Adhesion receptors cluster into adhesive platforms (small box) on the surface of endothelial cells before engaging leukocytes at the docking structure (large box).

As leukocytes rush by in the blood, the cells of the vessel wall are ready with a convenient handhold in the form of tetraspanin-enriched membrane microdomains, say Barreiro et al.

To fight infection, circulating leukocytes must exit the bloodstream, a process known to involve tetraspanins, membrane proteins that bring together other membrane proteins such as adhesion receptors.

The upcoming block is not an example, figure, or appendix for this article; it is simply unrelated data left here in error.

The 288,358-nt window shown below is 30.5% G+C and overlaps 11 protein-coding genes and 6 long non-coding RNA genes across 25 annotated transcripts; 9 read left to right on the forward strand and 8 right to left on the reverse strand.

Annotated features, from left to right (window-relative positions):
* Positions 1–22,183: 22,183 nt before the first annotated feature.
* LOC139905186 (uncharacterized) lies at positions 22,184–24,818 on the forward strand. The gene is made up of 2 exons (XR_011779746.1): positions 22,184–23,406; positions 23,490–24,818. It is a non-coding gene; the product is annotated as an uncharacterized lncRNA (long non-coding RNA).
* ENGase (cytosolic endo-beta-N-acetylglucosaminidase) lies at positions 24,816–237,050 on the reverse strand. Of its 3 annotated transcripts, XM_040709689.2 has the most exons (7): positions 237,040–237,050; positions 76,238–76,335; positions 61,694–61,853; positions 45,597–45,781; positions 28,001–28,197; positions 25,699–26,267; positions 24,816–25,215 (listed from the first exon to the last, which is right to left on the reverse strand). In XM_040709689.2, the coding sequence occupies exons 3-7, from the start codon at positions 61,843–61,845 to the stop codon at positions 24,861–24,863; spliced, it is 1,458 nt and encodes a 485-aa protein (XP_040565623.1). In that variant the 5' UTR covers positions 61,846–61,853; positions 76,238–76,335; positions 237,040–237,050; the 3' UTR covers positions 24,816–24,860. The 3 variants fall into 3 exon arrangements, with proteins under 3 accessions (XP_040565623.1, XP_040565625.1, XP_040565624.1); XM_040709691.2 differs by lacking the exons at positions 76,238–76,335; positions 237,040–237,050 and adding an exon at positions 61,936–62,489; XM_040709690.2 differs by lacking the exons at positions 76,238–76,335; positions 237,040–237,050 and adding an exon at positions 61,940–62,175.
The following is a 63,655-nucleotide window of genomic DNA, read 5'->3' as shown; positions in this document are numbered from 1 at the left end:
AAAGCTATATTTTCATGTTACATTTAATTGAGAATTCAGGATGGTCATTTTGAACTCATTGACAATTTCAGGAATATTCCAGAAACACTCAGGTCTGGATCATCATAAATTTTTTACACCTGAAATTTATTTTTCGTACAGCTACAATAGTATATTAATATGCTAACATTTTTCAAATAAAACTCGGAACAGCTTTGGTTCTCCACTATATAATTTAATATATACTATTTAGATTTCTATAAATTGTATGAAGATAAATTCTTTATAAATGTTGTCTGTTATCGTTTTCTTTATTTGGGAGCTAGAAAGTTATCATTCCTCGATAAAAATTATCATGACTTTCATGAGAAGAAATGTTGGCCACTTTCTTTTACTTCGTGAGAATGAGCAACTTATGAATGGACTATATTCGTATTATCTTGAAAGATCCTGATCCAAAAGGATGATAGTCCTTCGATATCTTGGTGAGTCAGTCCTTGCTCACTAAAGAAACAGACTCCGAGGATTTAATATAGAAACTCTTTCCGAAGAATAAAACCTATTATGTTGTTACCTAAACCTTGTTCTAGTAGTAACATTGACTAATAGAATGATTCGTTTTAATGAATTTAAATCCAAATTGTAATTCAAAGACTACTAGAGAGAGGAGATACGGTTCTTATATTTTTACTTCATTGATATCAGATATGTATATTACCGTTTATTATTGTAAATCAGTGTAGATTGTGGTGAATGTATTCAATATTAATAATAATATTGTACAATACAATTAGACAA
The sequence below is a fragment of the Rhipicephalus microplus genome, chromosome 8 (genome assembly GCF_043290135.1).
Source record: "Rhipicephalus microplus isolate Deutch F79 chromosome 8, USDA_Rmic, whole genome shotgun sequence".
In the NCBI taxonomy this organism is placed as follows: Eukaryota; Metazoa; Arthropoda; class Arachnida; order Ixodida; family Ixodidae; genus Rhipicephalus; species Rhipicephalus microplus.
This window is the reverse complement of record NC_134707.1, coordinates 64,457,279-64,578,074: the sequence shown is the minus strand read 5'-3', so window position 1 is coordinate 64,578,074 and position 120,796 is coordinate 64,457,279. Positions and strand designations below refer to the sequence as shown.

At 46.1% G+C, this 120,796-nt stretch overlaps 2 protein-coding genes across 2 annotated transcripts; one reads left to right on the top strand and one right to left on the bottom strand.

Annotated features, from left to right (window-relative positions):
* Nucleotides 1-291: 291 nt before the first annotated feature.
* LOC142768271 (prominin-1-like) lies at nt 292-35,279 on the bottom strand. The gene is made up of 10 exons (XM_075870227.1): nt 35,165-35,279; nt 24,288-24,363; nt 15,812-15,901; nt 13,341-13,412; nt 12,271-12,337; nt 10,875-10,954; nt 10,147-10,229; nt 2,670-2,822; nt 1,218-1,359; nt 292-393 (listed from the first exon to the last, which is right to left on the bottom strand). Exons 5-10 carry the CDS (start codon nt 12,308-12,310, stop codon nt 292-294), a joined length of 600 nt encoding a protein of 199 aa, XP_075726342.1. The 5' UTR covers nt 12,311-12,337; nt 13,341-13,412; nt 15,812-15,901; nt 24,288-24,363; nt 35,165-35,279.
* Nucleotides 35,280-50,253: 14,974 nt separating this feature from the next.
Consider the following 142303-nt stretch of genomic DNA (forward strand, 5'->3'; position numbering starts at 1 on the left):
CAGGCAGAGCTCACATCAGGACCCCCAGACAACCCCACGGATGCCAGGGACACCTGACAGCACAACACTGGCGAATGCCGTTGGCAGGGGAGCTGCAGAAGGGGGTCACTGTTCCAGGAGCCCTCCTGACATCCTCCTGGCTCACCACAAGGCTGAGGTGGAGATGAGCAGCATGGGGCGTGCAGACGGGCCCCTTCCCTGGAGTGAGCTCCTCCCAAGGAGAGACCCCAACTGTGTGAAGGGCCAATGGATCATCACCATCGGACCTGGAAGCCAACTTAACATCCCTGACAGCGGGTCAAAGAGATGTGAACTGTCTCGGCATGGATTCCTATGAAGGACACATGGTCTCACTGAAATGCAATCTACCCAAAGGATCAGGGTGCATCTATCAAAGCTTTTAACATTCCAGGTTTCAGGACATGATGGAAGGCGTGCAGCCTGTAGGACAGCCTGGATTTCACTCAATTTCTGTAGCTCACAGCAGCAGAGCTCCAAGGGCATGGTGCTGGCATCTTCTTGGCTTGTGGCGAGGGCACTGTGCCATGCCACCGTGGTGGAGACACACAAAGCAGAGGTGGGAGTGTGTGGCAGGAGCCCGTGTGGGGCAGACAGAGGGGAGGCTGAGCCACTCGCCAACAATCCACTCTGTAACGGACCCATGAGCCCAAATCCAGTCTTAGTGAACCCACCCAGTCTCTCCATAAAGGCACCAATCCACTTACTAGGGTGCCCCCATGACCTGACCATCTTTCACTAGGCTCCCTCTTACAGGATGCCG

To discover how tetraspanins assist leukocytes out of the blood, the team visualized them in live vascular endothelial cells by FRET-FLIM. Even in the absence of leukocytes, tetraspanins interacted with each other and with adhesion receptors such as VCAM-1 and ICAM-1 to form sticky nanoplatforms. The nanoplatforms then coalesced into larger structures, which presented the leukocytes with a plethora of adhesion receptors to grab onto. The platforms likely increase efficiency of leukocyte adhesion and bloodstream exit in the face of the high shear stress within the bloodstream, says author Francisco Sánchez-Madrid.

Barreiro, O., et al.
J. Cell Biol.